Roundup: Five common hotel gripes

28 Sep 2016 by Craig Bright
Most complaints can be solved by a diligent concierge

No universal sockets by the bedside table

Many hotels now offer universal sockets in their rooms, particularly those that are new or have undergone renovation. While the convenience of adaptable power outlets is a big plus for business travellers, the positioning of these sockets can be somewhat limiting.

Placing sockets (and USB ports) at a work desk is a no-brainer – but having one or two conveniently placed by the bedside table is a great benefit for both business and millennial travellers.

The ability for guests to quickly check their email, respond to a WhatsApp message or simply surf the net in bed while their device charges adds a great deal of comfort to a hotel stay. Not only that, but bedside power outlets also ensure that guests using their devices as alarm clocks can be sure they will be next to their head and fully charged when they need to wake up.

Universal sockets at Wynn Palace Macau

Overly complicated lighting systems

A well-lit hotel room is undeniably a good thing – particularly if a significant portion of that is natural sunlight. However, some hotels take this idea and run with it a little too overzealously.

Having a vast array of lights to choose from in a room, from ceiling spotlights and desk lamps to floor lamps, reading and mirror lights, can quickly become rather overwhelming. Guests will often find themselves having to dedicate precious time either to deciphering the room’s in-built smart lighting system, navigating the correct sequence of bedside light switches or doing the rounds manually switching off every light, lamp and ornate lantern the housekeeping staff has diligently switched on in anticipation of your return.

A high level of in-room light customisation is certainly appreciated, but keeping it to a manageable number of lights would remove many a bedtime headache.

No complimentary in-room wifi

In the modern world internet connectivity is as much a necessity as access to running water and electricity.

Linking guests to the internet, particularly by high-speed wifi, is no small cost for a hotel to implement. However, to provide top-tier service to modern travellers, especially those doing business, providing such a fundamental amenity gratis to all guests is essential.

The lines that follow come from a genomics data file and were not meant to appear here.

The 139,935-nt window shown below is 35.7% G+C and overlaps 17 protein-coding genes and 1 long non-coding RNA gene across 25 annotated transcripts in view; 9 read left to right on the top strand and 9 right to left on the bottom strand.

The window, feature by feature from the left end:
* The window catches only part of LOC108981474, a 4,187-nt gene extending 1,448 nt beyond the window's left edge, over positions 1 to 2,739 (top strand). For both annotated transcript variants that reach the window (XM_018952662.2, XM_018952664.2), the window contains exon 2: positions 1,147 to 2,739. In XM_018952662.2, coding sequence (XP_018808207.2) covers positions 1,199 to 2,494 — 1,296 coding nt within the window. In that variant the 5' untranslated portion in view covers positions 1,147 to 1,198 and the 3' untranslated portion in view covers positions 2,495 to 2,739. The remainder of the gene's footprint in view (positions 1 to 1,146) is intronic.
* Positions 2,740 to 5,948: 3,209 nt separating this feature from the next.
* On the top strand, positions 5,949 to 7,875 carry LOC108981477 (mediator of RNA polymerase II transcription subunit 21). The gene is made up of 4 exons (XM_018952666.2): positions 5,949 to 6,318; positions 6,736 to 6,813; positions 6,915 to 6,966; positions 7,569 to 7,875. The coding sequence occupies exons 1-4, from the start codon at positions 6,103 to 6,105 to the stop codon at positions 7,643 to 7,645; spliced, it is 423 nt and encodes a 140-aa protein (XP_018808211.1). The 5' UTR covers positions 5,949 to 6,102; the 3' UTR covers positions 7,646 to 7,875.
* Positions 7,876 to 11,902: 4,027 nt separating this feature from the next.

The lack of complimentary in-room wifi in major city hotels is all the more confusing when one considers that free wifi is frequently offered in a hotel’s public areas. While in-room access is often offered as a perk of being a loyalty programme member, the everyday necessity of remaining connected while travelling using a hand-held device has meant that complimentary wifi is no longer a luxury.

Having complimentary access to the internet goes a long way in combating “hotel room gloom” by giving guests the ability to remain connected with home and in constant communication with the world at large.

Service charge for a buffet meal

“To tip or not to tip” – this is a debate that has raged for many years, and was perhaps most memorably discussed in popular culture in the opening scenes of director Quentin Tarantino’s film Reservoir Dogs. Proponents of both sides of the argument have valid points – many staff often depend on tips/business owners should be paying a higher wage. And truthfully, leaving a tip typically comes down to whether it is the cultural norm in the destination you’re in.

That said, buffet-style meals can be a different story. While guests should be free to tip good service where applicable, receiving a discretionary service charge – typically in the margin of 10-15 per cent in Asia-Pacific – at the end of a bill for what is largely a self-service meal, can be harder to justify. Clearing cutlery, offering tea and coffee, and directing guests to their tables are services that proponents of the charge often cite as the reason for its inclusion.

However, when compared with the level of service that comprises an à la carte meal, charging the standard 10-15 per cent can be excessive. Add to this that not all restaurants give this added charge directly to the waitstaff themselves, and the fee quickly loses its standing. Far better to offer guests the chance to provide tips directly to staff as they see fit.


Non-24hr sporting facilities

Exercise facilities such as fitness centres, gyms and swimming pools are a mainstay of most top-tier hotels and for business travellers – the opportunity to squeeze in a short spell of exercise during a trip can be a welcome respite. However, the opportunities corporate travellers get to be able to do this can be sporadic, last minute and at all hours of the day. A quick run on a treadmill can do wonders for reinvigorating the body following an exhausting workday or a gruelling red-eye flight.

As such, fitness facilities are best offered 24 hours a day. With the advent of e-keys, access to such facilities can be given regardless of the time of day without the need for staff to lock the premises. Swimming pools, with the requirement that a lifeguard be present at all times, are indeed a different story. But for use of the gym’s treadmill or weights where supervision for safety reasons is unnecessary, 24-hour access should be available.


Did we leave anything out? Send us your most common hotel gripes at [email protected]

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